The reproductive endocrinological characteristics of beluga, killer whale, spotted seal and bottlenose dolphin were evaluated and used in conjunction with applied reproductive research to enhance captive breeding programs. Results from 8 y of biweekly serum progesterone determination in a female beluga indicated that sexual maturity occured at approximately age 13, two to seven estrous cycles, lasting 37 +/- 3.9 days, per yr began in April-May every year. Rectal temperature was positively correlated with serum progesterone levels and negatively associated with behavioral estrus. In five cases of pregnancy of two female killer whale, positive relationship was found between serum progesterone concentration and temperature during the first period of 18 month-gestation. In the normal parturitions (n=4), rectal temperature decreased 0.8 C lower than average rectal temperature during pregnancy. Sexual maturity of female killer whales occurred at age nine. Yearly contraception in the mono-estrus captive spotted seals (n=10) using a single dose of the progestagen (proligestone(TM); 5 or 10 mg/kg s.c.) was achieved in 94% (33/35) of the attempts over 5 yr when the hormone was administered two months prior to the breeding season. Artificial insemination trials (n=4) were conducted in female bottlenose dolphin (n=3) using fresh and frozen-thawed semen. Estrus synchronization using regumate (27 days) resulted in ovulation occurring 19 to 24 days post withdrawal. Conception was confirmed in 75% of the attempts, with two females successfully delivering calves.

  13. Marine mammal tracks from two-hydrophone acoustic recordings made with a glider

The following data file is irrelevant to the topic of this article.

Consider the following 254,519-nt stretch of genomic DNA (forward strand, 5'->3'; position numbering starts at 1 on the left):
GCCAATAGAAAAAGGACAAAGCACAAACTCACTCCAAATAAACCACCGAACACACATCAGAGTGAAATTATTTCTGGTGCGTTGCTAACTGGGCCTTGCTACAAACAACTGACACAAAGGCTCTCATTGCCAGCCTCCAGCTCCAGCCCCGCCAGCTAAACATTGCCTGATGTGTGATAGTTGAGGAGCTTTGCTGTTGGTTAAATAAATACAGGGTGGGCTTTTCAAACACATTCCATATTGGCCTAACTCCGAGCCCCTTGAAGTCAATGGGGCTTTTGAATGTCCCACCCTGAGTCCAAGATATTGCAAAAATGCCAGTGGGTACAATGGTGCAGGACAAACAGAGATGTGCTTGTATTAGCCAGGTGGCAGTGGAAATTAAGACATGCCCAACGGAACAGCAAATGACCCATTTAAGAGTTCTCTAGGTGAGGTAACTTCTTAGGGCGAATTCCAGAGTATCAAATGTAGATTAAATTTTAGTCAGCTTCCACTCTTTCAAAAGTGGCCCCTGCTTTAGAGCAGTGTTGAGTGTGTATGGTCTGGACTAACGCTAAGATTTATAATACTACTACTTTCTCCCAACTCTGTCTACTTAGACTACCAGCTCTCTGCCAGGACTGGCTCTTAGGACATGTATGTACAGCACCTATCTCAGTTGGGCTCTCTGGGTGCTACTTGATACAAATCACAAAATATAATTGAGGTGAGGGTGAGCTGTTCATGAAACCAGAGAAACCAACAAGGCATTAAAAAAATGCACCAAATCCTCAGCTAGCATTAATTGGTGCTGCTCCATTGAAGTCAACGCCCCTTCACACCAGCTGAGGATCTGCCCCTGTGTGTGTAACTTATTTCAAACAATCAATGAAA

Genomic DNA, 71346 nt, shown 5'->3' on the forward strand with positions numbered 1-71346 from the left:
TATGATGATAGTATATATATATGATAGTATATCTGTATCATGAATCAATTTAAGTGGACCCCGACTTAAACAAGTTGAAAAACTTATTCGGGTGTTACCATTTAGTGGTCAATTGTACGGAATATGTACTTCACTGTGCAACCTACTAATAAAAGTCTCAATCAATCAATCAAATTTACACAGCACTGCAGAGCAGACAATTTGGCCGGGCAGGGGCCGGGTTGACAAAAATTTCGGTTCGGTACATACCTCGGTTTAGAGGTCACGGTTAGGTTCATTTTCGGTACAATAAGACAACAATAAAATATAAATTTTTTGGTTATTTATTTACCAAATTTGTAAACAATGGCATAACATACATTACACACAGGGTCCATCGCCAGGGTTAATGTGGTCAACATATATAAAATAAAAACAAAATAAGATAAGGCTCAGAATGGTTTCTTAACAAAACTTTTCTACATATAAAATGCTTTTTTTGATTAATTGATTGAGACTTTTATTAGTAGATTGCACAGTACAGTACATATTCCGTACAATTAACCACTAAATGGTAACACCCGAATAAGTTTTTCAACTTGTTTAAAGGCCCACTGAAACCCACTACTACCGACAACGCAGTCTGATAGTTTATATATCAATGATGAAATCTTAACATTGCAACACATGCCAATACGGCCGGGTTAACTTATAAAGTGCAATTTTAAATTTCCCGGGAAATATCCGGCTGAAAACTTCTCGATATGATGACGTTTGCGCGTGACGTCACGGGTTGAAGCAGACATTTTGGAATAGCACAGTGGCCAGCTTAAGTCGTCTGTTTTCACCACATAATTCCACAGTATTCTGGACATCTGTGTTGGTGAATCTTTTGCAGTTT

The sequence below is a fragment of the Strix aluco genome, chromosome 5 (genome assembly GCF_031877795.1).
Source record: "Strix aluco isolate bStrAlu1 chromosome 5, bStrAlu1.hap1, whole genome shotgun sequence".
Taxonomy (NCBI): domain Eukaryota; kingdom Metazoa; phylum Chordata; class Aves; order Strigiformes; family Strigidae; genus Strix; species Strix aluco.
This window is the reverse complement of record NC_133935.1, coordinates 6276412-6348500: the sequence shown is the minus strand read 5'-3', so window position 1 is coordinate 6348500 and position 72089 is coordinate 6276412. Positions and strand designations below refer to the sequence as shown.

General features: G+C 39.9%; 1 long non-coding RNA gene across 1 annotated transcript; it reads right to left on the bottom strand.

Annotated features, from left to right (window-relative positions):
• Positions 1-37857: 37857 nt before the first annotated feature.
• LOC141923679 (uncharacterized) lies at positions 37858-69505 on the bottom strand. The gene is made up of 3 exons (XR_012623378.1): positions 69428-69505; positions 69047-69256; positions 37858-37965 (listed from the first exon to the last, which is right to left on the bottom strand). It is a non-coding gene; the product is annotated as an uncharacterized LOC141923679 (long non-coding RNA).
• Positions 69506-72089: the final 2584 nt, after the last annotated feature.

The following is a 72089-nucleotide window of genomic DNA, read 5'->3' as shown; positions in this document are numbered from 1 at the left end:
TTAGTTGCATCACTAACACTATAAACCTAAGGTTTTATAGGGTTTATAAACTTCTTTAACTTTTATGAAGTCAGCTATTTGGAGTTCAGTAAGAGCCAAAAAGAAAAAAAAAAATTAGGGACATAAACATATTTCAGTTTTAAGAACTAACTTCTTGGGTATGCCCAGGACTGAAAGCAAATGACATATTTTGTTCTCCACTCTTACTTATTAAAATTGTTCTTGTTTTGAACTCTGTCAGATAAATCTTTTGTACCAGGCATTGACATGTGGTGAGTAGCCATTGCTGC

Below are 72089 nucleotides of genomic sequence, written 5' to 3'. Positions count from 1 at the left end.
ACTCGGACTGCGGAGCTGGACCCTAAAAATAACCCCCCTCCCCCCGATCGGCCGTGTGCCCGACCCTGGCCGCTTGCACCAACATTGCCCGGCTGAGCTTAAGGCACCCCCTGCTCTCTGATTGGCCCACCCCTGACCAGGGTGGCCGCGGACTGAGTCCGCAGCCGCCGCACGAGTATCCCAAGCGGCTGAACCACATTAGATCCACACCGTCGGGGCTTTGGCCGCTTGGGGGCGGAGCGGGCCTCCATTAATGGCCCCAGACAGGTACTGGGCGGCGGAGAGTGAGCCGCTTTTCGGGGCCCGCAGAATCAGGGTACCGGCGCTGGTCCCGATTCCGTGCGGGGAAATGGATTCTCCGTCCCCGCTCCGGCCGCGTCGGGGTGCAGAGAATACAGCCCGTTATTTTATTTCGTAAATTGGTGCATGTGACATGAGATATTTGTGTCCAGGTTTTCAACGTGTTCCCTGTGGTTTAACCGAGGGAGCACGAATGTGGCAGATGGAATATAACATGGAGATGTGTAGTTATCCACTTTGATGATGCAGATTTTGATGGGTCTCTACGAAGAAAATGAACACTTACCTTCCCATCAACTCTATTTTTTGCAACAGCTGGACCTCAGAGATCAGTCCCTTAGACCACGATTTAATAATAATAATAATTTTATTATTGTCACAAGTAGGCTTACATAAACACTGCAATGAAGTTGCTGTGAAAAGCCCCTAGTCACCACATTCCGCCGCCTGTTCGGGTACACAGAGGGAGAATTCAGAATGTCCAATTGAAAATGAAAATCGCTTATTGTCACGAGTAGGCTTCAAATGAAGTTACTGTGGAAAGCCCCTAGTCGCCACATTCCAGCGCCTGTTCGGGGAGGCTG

Science.gov (United States)

    Küsel, Elizabeth T.; Munoz, Tessa; Siderius, Martin; Mellinger, David K.; Heimlich, Sara

    2017-04-01

    A multinational oceanographic and acoustic sea experiment was carried out in the summer of 2014 off the western coast of the island of Sardinia, Mediterranean Sea. During this experiment, an underwater glider fitted with two hydrophones was evaluated as a potential tool for marine mammal population density estimation studies. An acoustic recording system was also tested, comprising an inexpensive, off-the-shelf digital recorder installed inside the glider. Detection and classification of sounds produced by whales and dolphins, and sometimes tracking and localization, are inherent components of population density estimation from passive acoustics recordings. In this work we discuss the equipment used as well as analysis of the data obtained, including detection and estimation of bearing angles. A human analyst identified the presence of sperm whale (Physeter macrocephalus) regular clicks as well as dolphin clicks and whistles. Cross-correlating clicks recorded on both data channels allowed for the estimation of the direction (bearing) of clicks, and realization of animal tracks. Insights from this bearing tracking analysis can aid in population density estimation studies by providing further information (bearings), which can improve estimates.

  14. 76 FR 79155 - Marine Mammals; Issuance of Permits

    Science.gov (United States)

    2011-12-21